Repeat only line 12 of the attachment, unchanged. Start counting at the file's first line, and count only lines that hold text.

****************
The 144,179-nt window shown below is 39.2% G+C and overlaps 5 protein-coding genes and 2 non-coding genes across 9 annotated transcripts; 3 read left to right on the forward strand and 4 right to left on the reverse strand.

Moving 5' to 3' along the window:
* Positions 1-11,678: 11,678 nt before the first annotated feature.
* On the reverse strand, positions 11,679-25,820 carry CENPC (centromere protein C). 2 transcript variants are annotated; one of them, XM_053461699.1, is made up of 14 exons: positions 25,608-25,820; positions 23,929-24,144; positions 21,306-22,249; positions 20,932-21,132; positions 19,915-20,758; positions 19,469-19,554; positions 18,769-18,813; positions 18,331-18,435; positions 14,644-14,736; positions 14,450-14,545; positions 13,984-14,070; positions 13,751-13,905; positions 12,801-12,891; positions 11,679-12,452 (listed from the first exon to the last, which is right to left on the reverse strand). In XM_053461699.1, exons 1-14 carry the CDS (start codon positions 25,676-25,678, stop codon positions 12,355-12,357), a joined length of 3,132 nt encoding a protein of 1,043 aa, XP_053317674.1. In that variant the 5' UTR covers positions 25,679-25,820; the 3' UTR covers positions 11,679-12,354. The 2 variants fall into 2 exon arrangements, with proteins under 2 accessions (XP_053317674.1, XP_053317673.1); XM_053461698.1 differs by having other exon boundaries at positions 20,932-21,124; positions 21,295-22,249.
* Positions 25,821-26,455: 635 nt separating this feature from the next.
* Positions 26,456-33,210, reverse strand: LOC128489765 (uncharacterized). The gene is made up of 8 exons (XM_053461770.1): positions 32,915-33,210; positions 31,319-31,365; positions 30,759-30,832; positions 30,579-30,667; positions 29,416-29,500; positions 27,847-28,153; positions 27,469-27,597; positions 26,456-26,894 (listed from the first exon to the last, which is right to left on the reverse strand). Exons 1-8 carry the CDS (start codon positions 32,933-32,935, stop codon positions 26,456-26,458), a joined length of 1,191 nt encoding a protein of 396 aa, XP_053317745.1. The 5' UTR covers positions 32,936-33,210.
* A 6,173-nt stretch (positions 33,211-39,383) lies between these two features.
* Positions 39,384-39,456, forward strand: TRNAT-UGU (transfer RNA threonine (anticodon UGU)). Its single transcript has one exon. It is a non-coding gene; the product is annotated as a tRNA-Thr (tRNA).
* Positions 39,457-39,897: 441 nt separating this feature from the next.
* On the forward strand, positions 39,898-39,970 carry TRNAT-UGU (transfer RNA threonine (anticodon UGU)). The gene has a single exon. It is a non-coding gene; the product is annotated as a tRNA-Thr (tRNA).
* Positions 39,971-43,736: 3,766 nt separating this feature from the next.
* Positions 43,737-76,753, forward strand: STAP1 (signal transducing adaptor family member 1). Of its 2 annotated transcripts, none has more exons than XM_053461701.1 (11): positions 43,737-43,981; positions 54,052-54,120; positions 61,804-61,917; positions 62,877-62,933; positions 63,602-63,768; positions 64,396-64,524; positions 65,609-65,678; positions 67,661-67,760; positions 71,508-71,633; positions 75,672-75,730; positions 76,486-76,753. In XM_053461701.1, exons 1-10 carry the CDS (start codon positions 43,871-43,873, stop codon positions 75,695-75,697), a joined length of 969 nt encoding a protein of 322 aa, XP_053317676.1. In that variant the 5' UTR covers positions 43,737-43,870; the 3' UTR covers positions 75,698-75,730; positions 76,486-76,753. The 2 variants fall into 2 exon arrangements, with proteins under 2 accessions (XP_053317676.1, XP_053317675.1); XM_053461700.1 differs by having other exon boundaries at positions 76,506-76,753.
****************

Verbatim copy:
* Positions 43,737-76,753, forward strand: STAP1 (signal transducing adaptor family member 1). Of its 2 annotated transcripts, none has more exons than XM_053461701.1 (11): positions 43,737-43,981; positions 54,052-54,120; positions 61,804-61,917; positions 62,877-62,933; positions 63,602-63,768; positions 64,396-64,524; positions 65,609-65,678; positions 67,661-67,760; positions 71,508-71,633; positions 75,672-75,730; positions 76,486-76,753. In XM_053461701.1, exons 1-10 carry the CDS (start codon positions 43,871-43,873, stop codon positions 75,695-75,697), a joined length of 969 nt encoding a protein of 322 aa, XP_053317676.1. In that variant the 5' UTR covers positions 43,737-43,870; the 3' UTR covers positions 75,698-75,730; positions 76,486-76,753. The 2 variants fall into 2 exon arrangements, with proteins under 2 accessions (XP_053317676.1, XP_053317675.1); XM_053461700.1 differs by having other exon boundaries at positions 76,506-76,753.